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7 out of 9 people found the following review useful:

An amazing mess of a movie about an amazing mess of an era...

7/10
Author: madsagittarian from Toronto, Canada
26 August 2006

This whacked-out documentary is about the ill-fated Randall's Island rock festival of 1970, which was a financial bust, due to its being picketed by a coalition of 21 radical groups (including such people as The White Panthers and the Weather Underground), chiefly because they wanted the capitalist pigs to give back to the counterculture that made them millionaires in the first place. Among the list of demands was $100,000 bail for a Black Panther, and 10,000 free tickets.

Nonetheless, the fences fell because of the demonstrations, and the venue was overrun with freeloading gate-crashers. As a result, many performers refused to play, even though they were paid half in advance. (One scene has a wimpy exec having the unenviable task of telling the ugly crowds that Sly and the Family Stone wouldn't be showing up.)

In order to pad out this documentary, some fictional footage was shot years later, featuring DJ Murray the K taking calls from people relating what's going down at Randall's Island. Also, there is an actor who portrays the concert promoter. In one pivotal scene, he meets with the demonstrators. And since he is an African-American who has worked his way out of the ghetto, he asks why he is the one who has to solve their problems (remembering that these groups feature a lot of well-fed white people).

And truthfully, he has a point. This is a volatile argument in one angry, sarcastic movie. THE DAY THE MUSIC DIED is perhaps the best film I've seen that describes the dichotomy of 60's counterculture.... where hippies who utter peace and love, or people who take the stances of radicals, use these identities as excuses to freeload off of other people's hard work. What is even more incredible is that this documentary makes this point with its ridiculous fictional footage!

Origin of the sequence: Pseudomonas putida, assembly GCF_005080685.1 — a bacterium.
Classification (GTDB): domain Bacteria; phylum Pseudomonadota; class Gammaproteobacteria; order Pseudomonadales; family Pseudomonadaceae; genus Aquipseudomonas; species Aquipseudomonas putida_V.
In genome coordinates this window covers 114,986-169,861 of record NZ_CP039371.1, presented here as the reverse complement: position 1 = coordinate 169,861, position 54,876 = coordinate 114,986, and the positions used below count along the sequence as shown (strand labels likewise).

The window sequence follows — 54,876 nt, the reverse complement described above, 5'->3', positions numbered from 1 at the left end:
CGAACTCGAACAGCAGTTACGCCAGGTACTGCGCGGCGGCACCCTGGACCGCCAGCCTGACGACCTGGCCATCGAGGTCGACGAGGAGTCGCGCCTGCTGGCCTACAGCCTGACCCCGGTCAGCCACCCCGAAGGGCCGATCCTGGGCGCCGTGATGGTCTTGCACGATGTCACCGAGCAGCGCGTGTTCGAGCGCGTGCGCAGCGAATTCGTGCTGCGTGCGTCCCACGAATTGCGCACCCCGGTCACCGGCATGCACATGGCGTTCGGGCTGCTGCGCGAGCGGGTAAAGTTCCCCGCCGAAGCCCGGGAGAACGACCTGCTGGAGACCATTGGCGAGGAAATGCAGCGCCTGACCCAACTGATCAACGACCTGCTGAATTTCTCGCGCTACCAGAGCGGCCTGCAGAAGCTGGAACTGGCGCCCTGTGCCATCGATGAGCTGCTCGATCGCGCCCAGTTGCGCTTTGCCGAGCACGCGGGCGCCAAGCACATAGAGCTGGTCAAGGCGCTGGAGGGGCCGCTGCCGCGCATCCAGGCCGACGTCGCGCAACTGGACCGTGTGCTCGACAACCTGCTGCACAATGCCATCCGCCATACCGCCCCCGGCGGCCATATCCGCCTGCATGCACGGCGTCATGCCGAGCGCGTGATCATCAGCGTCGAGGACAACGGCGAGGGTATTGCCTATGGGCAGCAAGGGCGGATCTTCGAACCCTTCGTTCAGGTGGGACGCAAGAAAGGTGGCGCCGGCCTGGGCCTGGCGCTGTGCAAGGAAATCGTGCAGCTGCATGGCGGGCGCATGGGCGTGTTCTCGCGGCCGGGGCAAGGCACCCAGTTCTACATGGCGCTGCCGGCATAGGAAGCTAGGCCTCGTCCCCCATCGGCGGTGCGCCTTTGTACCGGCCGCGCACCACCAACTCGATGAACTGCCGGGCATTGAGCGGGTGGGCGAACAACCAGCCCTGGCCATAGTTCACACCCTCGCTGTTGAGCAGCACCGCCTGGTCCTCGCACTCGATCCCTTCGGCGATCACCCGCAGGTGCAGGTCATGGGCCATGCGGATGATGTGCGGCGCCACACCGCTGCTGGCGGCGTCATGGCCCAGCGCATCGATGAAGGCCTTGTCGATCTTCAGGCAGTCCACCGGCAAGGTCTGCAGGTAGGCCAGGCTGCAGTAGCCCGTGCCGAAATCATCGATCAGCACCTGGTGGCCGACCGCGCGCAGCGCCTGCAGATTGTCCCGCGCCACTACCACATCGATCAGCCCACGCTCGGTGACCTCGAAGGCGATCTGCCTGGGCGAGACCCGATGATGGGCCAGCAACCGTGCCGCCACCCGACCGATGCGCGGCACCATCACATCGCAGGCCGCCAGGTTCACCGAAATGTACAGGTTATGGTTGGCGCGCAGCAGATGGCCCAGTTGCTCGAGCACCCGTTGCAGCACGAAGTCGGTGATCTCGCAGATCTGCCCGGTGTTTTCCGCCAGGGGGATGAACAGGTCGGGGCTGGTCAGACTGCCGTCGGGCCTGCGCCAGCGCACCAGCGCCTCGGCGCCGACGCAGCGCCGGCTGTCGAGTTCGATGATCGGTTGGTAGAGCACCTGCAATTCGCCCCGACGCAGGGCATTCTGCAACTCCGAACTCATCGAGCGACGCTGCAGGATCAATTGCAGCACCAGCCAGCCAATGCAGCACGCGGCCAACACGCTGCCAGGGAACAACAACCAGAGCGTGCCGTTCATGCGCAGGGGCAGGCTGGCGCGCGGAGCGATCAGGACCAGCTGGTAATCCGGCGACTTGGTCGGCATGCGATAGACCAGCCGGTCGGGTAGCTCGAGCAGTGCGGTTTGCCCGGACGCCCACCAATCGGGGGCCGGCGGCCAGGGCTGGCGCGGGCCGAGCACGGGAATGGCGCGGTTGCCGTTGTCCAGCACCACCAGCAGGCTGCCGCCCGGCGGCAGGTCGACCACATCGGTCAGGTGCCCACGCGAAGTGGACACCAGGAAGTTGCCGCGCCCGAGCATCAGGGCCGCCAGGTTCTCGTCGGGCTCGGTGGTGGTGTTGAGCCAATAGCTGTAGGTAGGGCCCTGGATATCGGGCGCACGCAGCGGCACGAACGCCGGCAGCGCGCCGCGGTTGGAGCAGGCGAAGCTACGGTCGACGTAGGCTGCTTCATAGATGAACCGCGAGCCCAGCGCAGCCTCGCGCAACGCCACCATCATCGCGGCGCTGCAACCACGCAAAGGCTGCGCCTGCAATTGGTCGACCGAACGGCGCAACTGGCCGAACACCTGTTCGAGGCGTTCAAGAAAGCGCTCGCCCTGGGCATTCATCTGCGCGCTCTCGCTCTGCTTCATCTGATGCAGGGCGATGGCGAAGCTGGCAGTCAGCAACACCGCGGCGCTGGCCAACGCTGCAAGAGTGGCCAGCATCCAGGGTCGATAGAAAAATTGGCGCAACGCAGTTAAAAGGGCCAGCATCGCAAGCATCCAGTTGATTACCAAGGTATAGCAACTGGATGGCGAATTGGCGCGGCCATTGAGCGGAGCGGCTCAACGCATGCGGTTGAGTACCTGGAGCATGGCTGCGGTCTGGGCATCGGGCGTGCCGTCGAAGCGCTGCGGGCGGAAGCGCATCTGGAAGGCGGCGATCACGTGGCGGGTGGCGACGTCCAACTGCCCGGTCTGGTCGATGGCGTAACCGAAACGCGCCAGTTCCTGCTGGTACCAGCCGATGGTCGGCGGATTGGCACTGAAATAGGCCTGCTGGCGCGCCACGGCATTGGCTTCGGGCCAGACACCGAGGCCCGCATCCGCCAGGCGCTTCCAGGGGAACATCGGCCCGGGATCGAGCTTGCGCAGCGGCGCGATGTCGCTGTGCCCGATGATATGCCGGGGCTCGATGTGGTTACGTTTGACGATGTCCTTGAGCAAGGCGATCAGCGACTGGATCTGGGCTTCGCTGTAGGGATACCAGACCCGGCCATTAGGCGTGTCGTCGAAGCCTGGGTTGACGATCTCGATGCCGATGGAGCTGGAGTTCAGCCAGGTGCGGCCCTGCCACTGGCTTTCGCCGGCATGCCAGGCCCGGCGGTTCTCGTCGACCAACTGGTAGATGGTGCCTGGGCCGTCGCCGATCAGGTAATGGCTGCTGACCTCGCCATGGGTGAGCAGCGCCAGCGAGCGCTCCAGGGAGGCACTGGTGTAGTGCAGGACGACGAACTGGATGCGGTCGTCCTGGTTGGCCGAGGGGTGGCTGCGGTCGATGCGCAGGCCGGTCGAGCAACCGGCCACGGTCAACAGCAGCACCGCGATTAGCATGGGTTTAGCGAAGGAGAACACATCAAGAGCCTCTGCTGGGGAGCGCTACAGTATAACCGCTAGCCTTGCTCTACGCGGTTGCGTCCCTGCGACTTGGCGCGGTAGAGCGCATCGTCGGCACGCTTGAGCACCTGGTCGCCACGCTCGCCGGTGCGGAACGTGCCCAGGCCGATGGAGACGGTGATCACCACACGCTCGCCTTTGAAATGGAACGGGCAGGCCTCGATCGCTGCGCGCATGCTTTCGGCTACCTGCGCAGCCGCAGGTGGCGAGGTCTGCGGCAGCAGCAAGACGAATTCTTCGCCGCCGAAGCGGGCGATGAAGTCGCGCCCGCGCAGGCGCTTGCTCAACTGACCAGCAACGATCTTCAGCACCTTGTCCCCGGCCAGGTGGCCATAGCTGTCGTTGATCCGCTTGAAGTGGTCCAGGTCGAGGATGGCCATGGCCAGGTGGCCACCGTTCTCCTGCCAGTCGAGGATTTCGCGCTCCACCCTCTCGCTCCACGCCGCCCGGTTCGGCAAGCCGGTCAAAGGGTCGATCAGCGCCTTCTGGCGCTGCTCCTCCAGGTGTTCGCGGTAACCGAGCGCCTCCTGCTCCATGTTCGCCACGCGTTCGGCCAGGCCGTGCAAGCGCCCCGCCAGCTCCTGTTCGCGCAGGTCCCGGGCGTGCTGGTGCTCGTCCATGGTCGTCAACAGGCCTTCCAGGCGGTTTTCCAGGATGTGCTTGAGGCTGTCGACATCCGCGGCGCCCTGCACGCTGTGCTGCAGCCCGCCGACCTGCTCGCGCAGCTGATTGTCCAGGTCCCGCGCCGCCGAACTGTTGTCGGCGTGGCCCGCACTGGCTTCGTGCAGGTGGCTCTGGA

And amidst the documentary footage of people bitching that they paid 21 dollars for this event, and some random clips of the performers who did play, -Mountain ("Mississippi Queen"), Van Morrison ("Come Running")- we see footage by artists who were never there! The Doors' "People are Strange" performance film (later featured in their "Dance on Fire" video collection), is prominently featured. While at first this seems like a silly way to give more running time to the movie, it nonetheless makes sense featuring Jim Morrison, the poster boy of chaos and disorder, amidst a backdrop that is out of control.

Similarly, we see snippets of Angela Davis, Richard Nixon, Vietnam, The Red Berets and Malcolm X interspersed throughout, and the choice of music becomes more symbolic. When we hear Steppenwolf, the song is "America". The movie concludes with Jimi Hendrix's "Star Spangled Banner", which although played at Woodstock (3 Days of Peace and Love), is in a perfectly Satanic context here.. summarizing this hour-long treatise of a nation (and a generation) out of control.

Sometimes the most profound things occur by accident. This scruffy, out-of-control of a movie is the perfect metaphor of the scruffy, out-of-control generation it eulogizes.

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